“Are you sure sweetheart that you want to be made well?”


These are the opening lines of Toni Cade Bambara’s amazing novel The Salt Eaters where black faith healer Minnie Ransom leads a community of friends and clinicians who respond to Velma Henry’s attempted suicide.


On the next page, the healer Minnie expounds: “I like to caution folks, that’s all.  No sense us wasting each other’s time.”


On the third page, the healer continues, “A lot of weight when you’re well.  Now you just hold that thought.”


The gospels portray Jesus with the same prodding – but with more brevity.  Before a healing miracle, Jesus asks the man who has been sick for thirty-eight years, “Do you want to be made whole?” (John 5:6) Some biblical translations write this way,


“Do you want to be made well?”


I like this question for all that’s behind it.


The healers are asking: Are you willing to have a new experience?


You know sickness, but you don’t know wellness.  You’ve learned how to manage what you do know.  You know it like the back of your hand.  You know how it dips, turns, and immobilizes.  You know the hint that today is a bad day.  You know how to hide it, work through it, or surrender to it.  At least I do.  So are you willing to venture into the unknown?  Are you ready to learn new ways of being in the world?  Are you willing to trade a familiar sickness for a health you may not recognize?  Are you willing to feel things you haven’t felt before?  That’s a lot of weight.  Are you sure you want to be made well?


The healers are asking: Are you willing to work for it?


The road from sick A to well B is not straight or paved.  It winds; there are obstacles; you will fall on the path.  Are you willing to get back up again?  And again?  You will feel like you are groping in the dark.  Will you trust that there is light at the end?  Until you get there, can you work with the shadows?  You will need community. Can you trust those who love you?  Can you hold tight with one hand and release with the other?  You will have to trust in the process. You will need faith.  Do you want to be made well?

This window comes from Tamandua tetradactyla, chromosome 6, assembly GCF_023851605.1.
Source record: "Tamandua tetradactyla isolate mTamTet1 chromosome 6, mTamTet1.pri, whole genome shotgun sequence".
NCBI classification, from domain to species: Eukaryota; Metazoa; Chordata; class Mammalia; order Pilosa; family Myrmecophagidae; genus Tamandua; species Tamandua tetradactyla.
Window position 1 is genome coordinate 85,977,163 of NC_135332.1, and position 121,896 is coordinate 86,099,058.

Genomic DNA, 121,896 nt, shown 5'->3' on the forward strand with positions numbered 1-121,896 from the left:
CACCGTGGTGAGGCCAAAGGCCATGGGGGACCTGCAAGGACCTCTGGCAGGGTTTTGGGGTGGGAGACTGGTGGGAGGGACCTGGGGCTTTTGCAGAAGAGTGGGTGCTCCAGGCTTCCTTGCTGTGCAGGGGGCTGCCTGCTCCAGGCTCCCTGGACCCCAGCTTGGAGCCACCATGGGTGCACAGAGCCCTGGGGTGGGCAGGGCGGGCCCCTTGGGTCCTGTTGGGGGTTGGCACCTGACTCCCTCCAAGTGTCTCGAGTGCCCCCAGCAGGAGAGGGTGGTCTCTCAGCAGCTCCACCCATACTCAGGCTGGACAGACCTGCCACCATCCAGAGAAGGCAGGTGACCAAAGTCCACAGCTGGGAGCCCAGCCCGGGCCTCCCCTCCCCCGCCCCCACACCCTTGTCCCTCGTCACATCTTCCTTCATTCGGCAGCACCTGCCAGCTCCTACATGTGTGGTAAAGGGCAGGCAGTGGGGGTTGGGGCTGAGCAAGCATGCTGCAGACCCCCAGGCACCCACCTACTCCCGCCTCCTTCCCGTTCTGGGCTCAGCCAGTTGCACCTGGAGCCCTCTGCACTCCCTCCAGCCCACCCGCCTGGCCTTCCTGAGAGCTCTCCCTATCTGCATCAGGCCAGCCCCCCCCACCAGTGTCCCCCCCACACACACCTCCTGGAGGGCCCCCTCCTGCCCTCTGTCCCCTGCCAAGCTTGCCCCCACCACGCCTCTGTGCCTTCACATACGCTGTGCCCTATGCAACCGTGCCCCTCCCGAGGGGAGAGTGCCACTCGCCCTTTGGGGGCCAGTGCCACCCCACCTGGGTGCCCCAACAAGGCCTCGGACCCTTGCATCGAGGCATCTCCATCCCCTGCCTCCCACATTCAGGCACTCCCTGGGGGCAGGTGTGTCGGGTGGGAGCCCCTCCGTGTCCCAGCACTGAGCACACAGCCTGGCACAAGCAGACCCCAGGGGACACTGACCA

These are real questions for people who live with chronic conditions like Bambara’s Velma, the gospel’s sick man, and those of us who live with mental health challenges.  Of course one wants to feel better.  But are we willing to have new experiences?  Are we willing to work for it?  Do we want it bad enough?


Getting to “yes,” is a journey all its own.  It’s a big deal to crave wellness more the comfort of what is well known, and in the face of the trial-and-error character of the work.  It takes many of us years to excavate the hope that is needed to walk the way to wellness.  That should be enough.


“Do you want to be made well?”


I like this question for all that’s behind it. I also like this question for all that it’s not. It’s not:

Why are you here?

What’s wrong?

What are your symptoms?

Do you have health insurance?


I suspect that contemporary healers want to be like Minnie and Jesus.  They don’t want their first questions to be clinical and financial.  They don’t want to identify people by what they’ve done or how they’ve felt.  They don’t want to come up with names so that they know how to bill people.  I suspect that they want to assure people that they can be well.  I think healers want to hold hands along the way.  I imagine healers want to do what works.  I suspect that contemporary healers even crave the confidence of Minnie and Jesus: That if you want to be well, I can help you get there.


This is one of the reasons for why I support universal healthcare, and think all people of faith should as well.  Because it’s hard to live with deep pain and still say, “Yes, I’m willing to embark on what is uncertain.  Yes, I’m willing to work. Yes, I believe.”  I want a society where that’s the hard work.  Not the paperwork.  Not the fear of a diagnosis because it will kill your chances of getting individual health coverage, let alone life insurance. Not avoiding doctors because you can’t afford them.  Not telling your secrets to someone you don’t trust because the therapist you like doesn’t take insurance.  Not taking a death-dealing job for health benefits with pitiful mental health coverage.  Not finally finding the right medication and realizing that it costs $400 a month because insurance only covers generic and that doesn’t work.  When you’re trying to heal, you shouldn’t have to worry about these kinds of things.


I want a society where the healers ask the only question they need to know: Do you want to be made well?